Also last week, the Illinois Department of Public Health (IDPH) and the Illinois State Board of Education (ISBE) released their guidelines to help school districts adjust to a shorter quarantine period. Above anything, Sullivan said she wanted families and students to be aware about the new recommendation that first stemmed from the Centers for Disease Control and Prevention (CDC) in its entirety. 

Under the guidance of federal and state public health officials, school staff and students impacted by COVID-19 no longer have to quarantine for 10 days. They can return to school in five days, but the new ruling comes with many conditions. 

For example, staff and students who test positive for COVID and have symptoms such as fever, vomiting or diarrhea must isolate for five days. Day 0 is the first day when symptoms pop up. Staff and students can come back to school after finishing their five-day isolation period and haven’t shown any symptoms after 24 hours. That also includes being fever-free for 24 hours without the aid of medication, Johnson clarified in an email sent Jan. 12

Upon returning to school, staff and students are required to wear “well-fitted masks” around others for another five days – even in outdoor settings, the CDC noted.  

Those who test positive for COVID-19 but do not show any signs of symptoms are also required to remain at home for a five-day quarantine period. They can come back to the building after the quarantine period is over – and continue to show no symptoms. They must also be masked for another five days while around other people. The district noted if they develop symptoms after testing positive, the five-day isolation restarts.  

“It’s really important for people to understand that the five-day guidance applies with caveats,” Sullivan stressed to the Journal. “Students can return after five days if – and it’s a big ‘if’ – they’ve been [fever-free] with no medication [for 24 hours] or [went] 24 hours without vomiting or diarrhea.”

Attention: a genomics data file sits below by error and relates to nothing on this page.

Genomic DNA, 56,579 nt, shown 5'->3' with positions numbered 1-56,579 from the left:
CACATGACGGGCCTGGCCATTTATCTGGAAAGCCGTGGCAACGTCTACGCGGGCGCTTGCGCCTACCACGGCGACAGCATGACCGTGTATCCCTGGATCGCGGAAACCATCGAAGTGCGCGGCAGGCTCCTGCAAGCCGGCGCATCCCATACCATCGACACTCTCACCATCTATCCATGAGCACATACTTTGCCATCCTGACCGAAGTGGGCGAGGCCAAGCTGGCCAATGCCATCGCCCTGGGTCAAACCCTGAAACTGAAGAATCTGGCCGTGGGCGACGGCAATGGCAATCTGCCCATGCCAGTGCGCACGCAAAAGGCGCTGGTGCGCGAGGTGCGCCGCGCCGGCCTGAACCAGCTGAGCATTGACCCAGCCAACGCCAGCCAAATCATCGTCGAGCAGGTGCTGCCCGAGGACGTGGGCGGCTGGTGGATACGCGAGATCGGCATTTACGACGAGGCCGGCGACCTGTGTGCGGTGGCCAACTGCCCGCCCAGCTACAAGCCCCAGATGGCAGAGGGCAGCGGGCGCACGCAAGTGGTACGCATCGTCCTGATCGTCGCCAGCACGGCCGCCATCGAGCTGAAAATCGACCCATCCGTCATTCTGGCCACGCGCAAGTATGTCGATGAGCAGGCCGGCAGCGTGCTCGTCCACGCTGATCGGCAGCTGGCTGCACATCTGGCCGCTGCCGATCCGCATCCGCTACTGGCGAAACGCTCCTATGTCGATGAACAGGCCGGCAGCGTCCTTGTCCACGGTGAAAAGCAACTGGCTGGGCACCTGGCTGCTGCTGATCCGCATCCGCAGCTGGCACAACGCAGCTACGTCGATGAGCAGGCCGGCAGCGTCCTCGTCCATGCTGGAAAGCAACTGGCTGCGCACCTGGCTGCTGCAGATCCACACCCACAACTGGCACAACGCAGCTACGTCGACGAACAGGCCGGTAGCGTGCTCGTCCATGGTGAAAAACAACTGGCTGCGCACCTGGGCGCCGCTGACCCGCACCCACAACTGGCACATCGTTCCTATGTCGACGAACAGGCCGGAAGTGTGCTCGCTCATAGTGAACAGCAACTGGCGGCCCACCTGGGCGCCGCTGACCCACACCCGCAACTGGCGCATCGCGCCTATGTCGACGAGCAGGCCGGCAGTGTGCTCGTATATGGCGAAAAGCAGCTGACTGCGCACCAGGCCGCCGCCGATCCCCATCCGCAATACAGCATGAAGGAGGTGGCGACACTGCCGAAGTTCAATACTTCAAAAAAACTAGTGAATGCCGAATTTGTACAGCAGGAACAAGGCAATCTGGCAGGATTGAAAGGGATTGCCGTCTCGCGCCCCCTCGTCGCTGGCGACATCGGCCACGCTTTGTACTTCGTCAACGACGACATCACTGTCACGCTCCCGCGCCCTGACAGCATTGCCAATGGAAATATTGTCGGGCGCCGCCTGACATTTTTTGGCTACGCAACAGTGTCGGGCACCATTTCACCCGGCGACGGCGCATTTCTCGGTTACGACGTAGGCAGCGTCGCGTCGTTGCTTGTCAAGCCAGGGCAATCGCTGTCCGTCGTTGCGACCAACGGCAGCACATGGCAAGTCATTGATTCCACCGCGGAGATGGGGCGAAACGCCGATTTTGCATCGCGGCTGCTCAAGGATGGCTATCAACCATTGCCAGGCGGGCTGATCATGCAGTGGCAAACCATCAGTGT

“Our fear is because the state guidance is not requiring a test for them to come back after five days, we are really reliant on parents verifying that these conditions are met before they send their child back to school,” she said. 

More details about the new guidance can be found on the school website at www.oprfhs.org or through IDPH at dph.illinois.gov/covid19/community-guidance. District 200 also released two new forms for families to use if they are reporting that their student is positive for COVID or going to be absent from school barring COVID test results. Both are available on the school website. 

Johnson notified families in a previous email that students who may have COVID-like symptoms and are awaiting test results are encouraged to stay home and have full access to online learning.  

“I know it’s hard when your kid wants to be back in class, but truly, if there are any minor symptoms lingering, people need to pay attention to that,” said Sullivan, emphasizing the superintendent’s message.  

With the third week of second semester now underway, Sullivan reflected on the past days and spoke about the pockets of improvements amid absences and COVID-19 cases. 

“We’ve been able to get the school guidance from the state and disseminate that to our families, and we have the five-day change implemented. It feels like things are settling down – that we’re getting more into the normal school routine, especially seeing our numbers slowly improve over the past two weeks,” she said. “That’s also very encouraging. It’s starting to feel better and calmer, and more normal – as much as we can feel normal.”